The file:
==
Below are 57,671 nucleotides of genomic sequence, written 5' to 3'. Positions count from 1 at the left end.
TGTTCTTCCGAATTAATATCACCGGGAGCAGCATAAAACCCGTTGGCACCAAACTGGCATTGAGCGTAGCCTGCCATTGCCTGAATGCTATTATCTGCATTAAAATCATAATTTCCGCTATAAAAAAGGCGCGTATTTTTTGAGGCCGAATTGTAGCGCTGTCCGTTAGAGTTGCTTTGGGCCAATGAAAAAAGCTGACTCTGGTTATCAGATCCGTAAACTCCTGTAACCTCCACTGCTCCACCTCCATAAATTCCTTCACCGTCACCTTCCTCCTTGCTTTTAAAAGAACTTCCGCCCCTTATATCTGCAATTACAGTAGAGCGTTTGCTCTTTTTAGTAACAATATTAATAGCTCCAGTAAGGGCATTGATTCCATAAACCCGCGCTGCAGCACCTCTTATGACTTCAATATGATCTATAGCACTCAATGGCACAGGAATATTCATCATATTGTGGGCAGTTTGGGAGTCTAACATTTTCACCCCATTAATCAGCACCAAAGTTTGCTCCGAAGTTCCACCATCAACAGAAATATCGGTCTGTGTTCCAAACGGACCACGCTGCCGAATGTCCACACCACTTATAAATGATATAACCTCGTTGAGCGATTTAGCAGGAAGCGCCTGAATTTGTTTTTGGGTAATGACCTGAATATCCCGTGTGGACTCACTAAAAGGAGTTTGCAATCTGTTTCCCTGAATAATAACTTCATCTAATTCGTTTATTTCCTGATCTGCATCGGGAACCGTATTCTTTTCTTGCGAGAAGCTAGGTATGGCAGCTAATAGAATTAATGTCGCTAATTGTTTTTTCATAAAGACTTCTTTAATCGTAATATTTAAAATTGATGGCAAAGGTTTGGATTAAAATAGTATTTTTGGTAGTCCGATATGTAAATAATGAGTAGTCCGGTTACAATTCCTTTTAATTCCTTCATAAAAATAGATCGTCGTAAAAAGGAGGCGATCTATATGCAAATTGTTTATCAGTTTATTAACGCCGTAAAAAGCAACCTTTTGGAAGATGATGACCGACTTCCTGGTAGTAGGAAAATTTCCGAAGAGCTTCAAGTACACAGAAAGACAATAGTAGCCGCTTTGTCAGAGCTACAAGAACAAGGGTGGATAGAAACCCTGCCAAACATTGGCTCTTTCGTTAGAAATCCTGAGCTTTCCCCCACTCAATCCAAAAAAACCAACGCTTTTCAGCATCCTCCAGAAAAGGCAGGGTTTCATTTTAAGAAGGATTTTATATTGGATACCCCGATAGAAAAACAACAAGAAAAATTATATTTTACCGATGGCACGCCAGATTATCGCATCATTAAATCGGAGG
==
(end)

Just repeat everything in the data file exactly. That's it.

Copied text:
Below are 57,671 nucleotides of genomic sequence, written 5' to 3'. Positions count from 1 at the left end.
TGTTCTTCCGAATTAATATCACCGGGAGCAGCATAAAACCCGTTGGCACCAAACTGGCATTGAGCGTAGCCTGCCATTGCCTGAATGCTATTATCTGCATTAAAATCATAATTTCCGCTATAAAAAAGGCGCGTATTTTTTGAGGCCGAATTGTAGCGCTGTCCGTTAGAGTTGCTTTGGGCCAATGAAAAAAGCTGACTCTGGTTATCAGATCCGTAAACTCCTGTAACCTCCACTGCTCCACCTCCATAAATTCCTTCACCGTCACCTTCCTCCTTGCTTTTAAAAGAACTTCCGCCCCTTATATCTGCAATTACAGTAGAGCGTTTGCTCTTTTTAGTAACAATATTAATAGCTCCAGTAAGGGCATTGATTCCATAAACCCGCGCTGCAGCACCTCTTATGACTTCAATATGATCTATAGCACTCAATGGCACAGGAATATTCATCATATTGTGGGCAGTTTGGGAGTCTAACATTTTCACCCCATTAATCAGCACCAAAGTTTGCTCCGAAGTTCCACCATCAACAGAAATATCGGTCTGTGTTCCAAACGGACCACGCTGCCGAATGTCCACACCACTTATAAATGATATAACCTCGTTGAGCGATTTAGCAGGAAGCGCCTGAATTTGTTTTTGGGTAATGACCTGAATATCCCGTGTGGACTCACTAAAAGGAGTTTGCAATCTGTTTCCCTGAATAATAACTTCATCTAATTCGTTTATTTCCTGATCTGCATCGGGAACCGTATTCTTTTCTTGCGAGAAGCTAGGTATGGCAGCTAATAGAATTAATGTCGCTAATTGTTTTTTCATAAAGACTTCTTTAATCGTAATATTTAAAATTGATGGCAAAGGTTTGGATTAAAATAGTATTTTTGGTAGTCCGATATGTAAATAATGAGTAGTCCGGTTACAATTCCTTTTAATTCCTTCATAAAAATAGATCGTCGTAAAAAGGAGGCGATCTATATGCAAATTGTTTATCAGTTTATTAACGCCGTAAAAAGCAACCTTTTGGAAGATGATGACCGACTTCCTGGTAGTAGGAAAATTTCCGAAGAGCTTCAAGTACACAGAAAGACAATAGTAGCCGCTTTGTCAGAGCTACAAGAACAAGGGTGGATAGAAACCCTGCCAAACATTGGCTCTTTCGTTAGAAATCCTGAGCTTTCCCCCACTCAATCCAAAAAAACCAACGCTTTTCAGCATCCTCCAGAAAAGGCAGGGTTTCATTTTAAGAAGGATTTTATATTGGATACCCCGATAGAAAAACAACAAGAAAAATTATATTTTACCGATGGCACGCCAGATTATCGCATCATTAAATCGGAGG